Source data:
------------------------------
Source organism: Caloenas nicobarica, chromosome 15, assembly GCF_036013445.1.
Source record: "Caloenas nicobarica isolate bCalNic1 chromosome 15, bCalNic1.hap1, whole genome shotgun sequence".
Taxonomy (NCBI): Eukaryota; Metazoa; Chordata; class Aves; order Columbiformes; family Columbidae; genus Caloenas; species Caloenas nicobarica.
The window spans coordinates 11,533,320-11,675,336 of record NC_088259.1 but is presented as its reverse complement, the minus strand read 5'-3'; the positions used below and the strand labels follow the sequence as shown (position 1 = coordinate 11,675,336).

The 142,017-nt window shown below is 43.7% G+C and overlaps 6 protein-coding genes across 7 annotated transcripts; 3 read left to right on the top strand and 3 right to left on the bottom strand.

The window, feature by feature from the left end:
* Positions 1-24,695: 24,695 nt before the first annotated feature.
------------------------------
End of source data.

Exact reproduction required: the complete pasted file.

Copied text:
Source organism: Caloenas nicobarica, chromosome 15, assembly GCF_036013445.1.
Source record: "Caloenas nicobarica isolate bCalNic1 chromosome 15, bCalNic1.hap1, whole genome shotgun sequence".
Taxonomy (NCBI): Eukaryota; Metazoa; Chordata; class Aves; order Columbiformes; family Columbidae; genus Caloenas; species Caloenas nicobarica.
The window spans coordinates 11,533,320-11,675,336 of record NC_088259.1 but is presented as its reverse complement, the minus strand read 5'-3'; the positions used below and the strand labels follow the sequence as shown (position 1 = coordinate 11,675,336).

The 142,017-nt window shown below is 43.7% G+C and overlaps 6 protein-coding genes across 7 annotated transcripts; 3 read left to right on the top strand and 3 right to left on the bottom strand.

The window, feature by feature from the left end:
* Positions 1-24,695: 24,695 nt before the first annotated feature.